The Nature Conservancy logo. Protecting nature. Preserving life.

In the next 40 years, our children and grandchildren may see the Earth’s population grow by nearly a third – expanding to 9 billion people. More than ever before, we must find new and innovative ways to ensure that nature can continue to provide the food, clean water, energy and other services a growing population depends upon for survival.

Finding these solutions won’t be easy, but I believe it can be done if all sectors of society come together.

The Nature Conservancy today announced a new collaboration with Dow Chemical Company aimed at changing the way businesses view nature and the footprints they leave behind. 

The Conservancy will work with Dow — one of the world’s largest companies — to incorporate the value of nature’s services into its business plans, goals and operations, from what products to make to where to site its factories.

Together, we will spend the next five years testing strategies at different Dow project locations to demonstrate how protecting nature can be a global business strategy – and a corporate priority.

For instance, many of Dow’s manufacturing sites are located along coastlines. These sites receive natural flood and storm protection from coral reefs, coastal wetlands and mangroves. Many times, these natural systems are more effective and less costly than engineered systems such as levees.

Forests are another good example of why investing in nature makes good business sense.  Some believe the value of forests lies only in timber production. But timber revenue accounts for only about one-third of the full value forests provide to society. It doesn’t include the critical role standing forests play in reducing sedimentation and filtering clean water.

By keeping forests healthy and standing, companies like Dow can save money by avoiding the need to build water filtration systems. Forests also collect and store water, helping prevent damaging floods and providing a source of water during dry periods.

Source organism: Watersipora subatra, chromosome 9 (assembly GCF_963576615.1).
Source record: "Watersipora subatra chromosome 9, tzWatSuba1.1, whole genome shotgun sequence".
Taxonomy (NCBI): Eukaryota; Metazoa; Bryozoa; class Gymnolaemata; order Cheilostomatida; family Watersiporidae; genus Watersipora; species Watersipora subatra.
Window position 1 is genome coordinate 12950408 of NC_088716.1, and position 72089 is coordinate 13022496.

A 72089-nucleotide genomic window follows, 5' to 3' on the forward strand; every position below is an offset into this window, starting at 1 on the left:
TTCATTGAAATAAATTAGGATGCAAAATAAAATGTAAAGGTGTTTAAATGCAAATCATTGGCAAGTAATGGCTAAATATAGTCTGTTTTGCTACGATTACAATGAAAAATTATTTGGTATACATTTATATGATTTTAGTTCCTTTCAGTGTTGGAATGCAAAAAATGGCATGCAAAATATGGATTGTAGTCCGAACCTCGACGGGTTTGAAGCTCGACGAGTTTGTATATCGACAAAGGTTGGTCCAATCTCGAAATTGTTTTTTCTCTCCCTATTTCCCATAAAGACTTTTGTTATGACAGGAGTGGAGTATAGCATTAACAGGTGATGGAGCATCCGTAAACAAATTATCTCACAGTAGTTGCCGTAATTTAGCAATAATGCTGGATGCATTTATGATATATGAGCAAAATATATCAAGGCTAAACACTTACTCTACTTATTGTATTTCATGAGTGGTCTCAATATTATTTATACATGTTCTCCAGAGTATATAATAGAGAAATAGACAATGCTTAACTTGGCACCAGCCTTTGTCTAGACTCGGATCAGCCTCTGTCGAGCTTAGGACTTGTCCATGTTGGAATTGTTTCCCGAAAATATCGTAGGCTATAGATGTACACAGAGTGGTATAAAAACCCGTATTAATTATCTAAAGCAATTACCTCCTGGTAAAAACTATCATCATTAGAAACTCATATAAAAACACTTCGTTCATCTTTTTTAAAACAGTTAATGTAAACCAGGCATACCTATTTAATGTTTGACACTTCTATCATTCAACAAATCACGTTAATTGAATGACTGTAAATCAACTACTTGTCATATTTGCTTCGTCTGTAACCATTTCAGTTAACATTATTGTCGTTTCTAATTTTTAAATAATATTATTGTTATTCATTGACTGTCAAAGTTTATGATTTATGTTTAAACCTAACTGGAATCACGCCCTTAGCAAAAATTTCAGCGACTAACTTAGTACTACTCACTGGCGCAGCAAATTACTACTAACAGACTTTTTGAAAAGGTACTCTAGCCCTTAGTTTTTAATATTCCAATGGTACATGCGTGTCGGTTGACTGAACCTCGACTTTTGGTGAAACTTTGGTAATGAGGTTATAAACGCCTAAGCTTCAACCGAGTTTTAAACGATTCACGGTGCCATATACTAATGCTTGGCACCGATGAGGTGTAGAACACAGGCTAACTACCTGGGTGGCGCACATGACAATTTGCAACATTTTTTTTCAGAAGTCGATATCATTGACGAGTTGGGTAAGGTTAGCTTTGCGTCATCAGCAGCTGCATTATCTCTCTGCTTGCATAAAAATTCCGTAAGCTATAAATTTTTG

These undervalued services provide direct assets to industry, governments and society as a whole.

The ultimate goal of our collaboration with Dow is to discover strategies like these that will allow businesses to become more sustainable in the future, producing more with less as they work to meet the growing needs of society. To that end, we will share the tools, lessons learned and results of this collaboration publicly through regular reports and peer-reviewed journal articles so that other companies, scientists and interested parties can test and apply them.

Admittedly, this effort is very much an experiment. There is no established roadmap to guide a company the size of Dow on how to incorporate nature and biodiversity into its global business strategy. Throughout this process, we will learn by doing, and be open and transparent each step of the way.

Imagine the potential of a company with the size and reach of Dow making a commitment to incorporate nature into its global business strategies. What might that mean for green infrastructure? What might that mean for nature? What might that mean for a company’s bottom line? What might that mean for the health and prosperity of the communities around the world? Together, we’re going to find out.

And, we need to find out quickly because if we continue with business as usual, we will lose opportunities to invest in the protection of the natural systems and services that nature has provided us as forests, grasslands, marshes, and reefs are converted to other uses.

A future in which the needs of people – food, water, health and security – are sustained by the wealth of nature will require a shared vision of creating a new norm – one in which the health of the environment is not just an afterthought, but a fundamental consideration in everything we do.

This collaboration with Dow has the potential to show a new way… a new way for how the private sector, in collaboration with non-governmental organizations, can help protect the natural systems we all depend upon for our health and prosperity.

— Text by Mark Tercek, Cool Green Science Blog